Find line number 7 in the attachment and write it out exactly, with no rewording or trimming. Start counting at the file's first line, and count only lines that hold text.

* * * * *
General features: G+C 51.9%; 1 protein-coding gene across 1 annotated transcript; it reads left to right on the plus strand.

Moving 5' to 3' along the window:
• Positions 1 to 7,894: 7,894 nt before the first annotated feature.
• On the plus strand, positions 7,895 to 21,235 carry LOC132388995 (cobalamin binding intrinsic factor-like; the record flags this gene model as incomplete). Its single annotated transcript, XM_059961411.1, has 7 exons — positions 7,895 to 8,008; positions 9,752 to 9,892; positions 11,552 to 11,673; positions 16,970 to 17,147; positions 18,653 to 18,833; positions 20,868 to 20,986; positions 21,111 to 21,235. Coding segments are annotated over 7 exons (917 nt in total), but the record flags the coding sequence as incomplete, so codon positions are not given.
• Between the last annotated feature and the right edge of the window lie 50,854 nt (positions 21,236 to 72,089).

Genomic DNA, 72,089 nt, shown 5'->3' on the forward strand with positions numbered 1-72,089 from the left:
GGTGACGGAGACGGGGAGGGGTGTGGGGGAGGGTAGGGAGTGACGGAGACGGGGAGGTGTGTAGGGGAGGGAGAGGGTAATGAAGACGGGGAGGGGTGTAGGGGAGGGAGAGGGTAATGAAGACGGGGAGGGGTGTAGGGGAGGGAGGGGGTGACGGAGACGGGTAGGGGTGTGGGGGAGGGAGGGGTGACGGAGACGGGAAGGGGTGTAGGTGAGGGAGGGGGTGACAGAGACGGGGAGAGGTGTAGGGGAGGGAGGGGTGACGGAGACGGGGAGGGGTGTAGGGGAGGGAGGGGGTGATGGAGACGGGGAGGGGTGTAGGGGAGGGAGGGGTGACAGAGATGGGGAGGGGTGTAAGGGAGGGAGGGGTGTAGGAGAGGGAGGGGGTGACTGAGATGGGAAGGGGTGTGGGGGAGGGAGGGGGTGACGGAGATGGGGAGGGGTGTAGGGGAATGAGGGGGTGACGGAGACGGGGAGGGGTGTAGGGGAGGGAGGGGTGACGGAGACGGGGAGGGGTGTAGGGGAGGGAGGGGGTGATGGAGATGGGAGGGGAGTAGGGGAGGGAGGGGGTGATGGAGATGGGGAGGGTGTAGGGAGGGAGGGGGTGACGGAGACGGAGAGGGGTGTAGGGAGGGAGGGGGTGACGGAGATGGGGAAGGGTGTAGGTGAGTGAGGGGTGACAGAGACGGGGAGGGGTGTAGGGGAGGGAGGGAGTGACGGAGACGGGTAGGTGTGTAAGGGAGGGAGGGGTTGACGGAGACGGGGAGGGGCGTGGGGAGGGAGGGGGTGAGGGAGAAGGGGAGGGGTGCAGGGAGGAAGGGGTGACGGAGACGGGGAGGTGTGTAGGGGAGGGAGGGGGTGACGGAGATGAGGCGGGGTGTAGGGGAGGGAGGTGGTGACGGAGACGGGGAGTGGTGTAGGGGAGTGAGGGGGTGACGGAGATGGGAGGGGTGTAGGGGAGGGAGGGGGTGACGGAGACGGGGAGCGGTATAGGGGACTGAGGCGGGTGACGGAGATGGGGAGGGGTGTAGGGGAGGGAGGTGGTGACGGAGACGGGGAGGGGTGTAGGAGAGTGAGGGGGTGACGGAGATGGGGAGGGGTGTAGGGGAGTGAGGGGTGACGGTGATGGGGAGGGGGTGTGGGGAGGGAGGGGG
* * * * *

GGTGACGGAGACGGGGAGGGGTGTGGGGGAGGGTAGGGAGTGACGGAGACGGGGAGGTGTGTAGGGGAGGGAGAGGGTAATGAAGACGGGGAGGGGTGTAGGGGAGGGAGAGGGTAATGAAGACGGGGAGGGGTGTAGGGGAGGGAGGGGGTGACGGAGACGGGTAGGGGTGTGGGGGAGGGAGGGGTGACGGAGACGGGAAGGGGTGTAGGTGAGGGAGGGGGTGACAGAGACGGGGAGAGGTGTAGGGGAGGGAGGGGTGACGGAGACGGGGAGGGGTGTAGGGGAGGGAGGGGGTGATGGAGACGGGGAGGGGTGTAGGGGAGGGAGGGGTGACAGAGATGGGGAGGGGTGTAAGGGAGGGAGGGGTGTAGGAGAGGGAGGGGGTGACTGAGATGGGAAGGGGTGTGGGGGAGGGAGGGGGTGACGGAGATGGGGAGGGGTGTAGGGGAATGAGGGGGTGACGGAGACGGGGAGGGGTGTAGGGGAGGGAGGGGTGACGGAGACGGGGAGGGGTGTAGGGGAGGGAGGGGGTGATGGAGATGGGAGGGGAGTAGGGGAGGGAGGGGGTGATGGAGATGGGGAGGGTGTAGGGAGGGAGGGGGTGACGGAGACGGAGAGGGGTGTAGGGAGGGAGGGGGTGACGGAGATGGGGAAGGGTGTAGGTGAGTGAGGGGTGACAGAGACGGGGAGGGGTGTAGGGGAGGGAGGGAGTGACGGAGACGGGTAGGTGTGTAAGGGAGGGAGGGGTTGACGGAGACGGGGAGGGGCGTGGGGAGGGAGGGGGTGAGGGAGAAGGGGAGGGGTGCAGGGAGGAAGGGGTGACGGAGACGGGGAGGTGTGTAGGGGAGGGAGGGGGTGACGGAGATGAGGCGGGGTGTAGGGGAGGGAGGTGGTGACGGAGACGGGGAGTGGTGTAGGGGAGTGAGGGGGTGACGGAGATGGGAGGGGTGTAGGGGAGGGAGGGGGTGACGGAGACGGGGAGCGGTATAGGGGACTGAGGCGGGTGACGGAGATGGGGAGGGGTGTAGGGGAGGGAGGTGGTGACGGAGACGGGGAGGGGTGTAGGAGAGTGAGGGGGTGACGGAGATGGGGAGGGGTGTAGGGGAGTGAGGGGTGACGGTGATGGGGAGGGGGTGTGGGGAGGGAGGGGG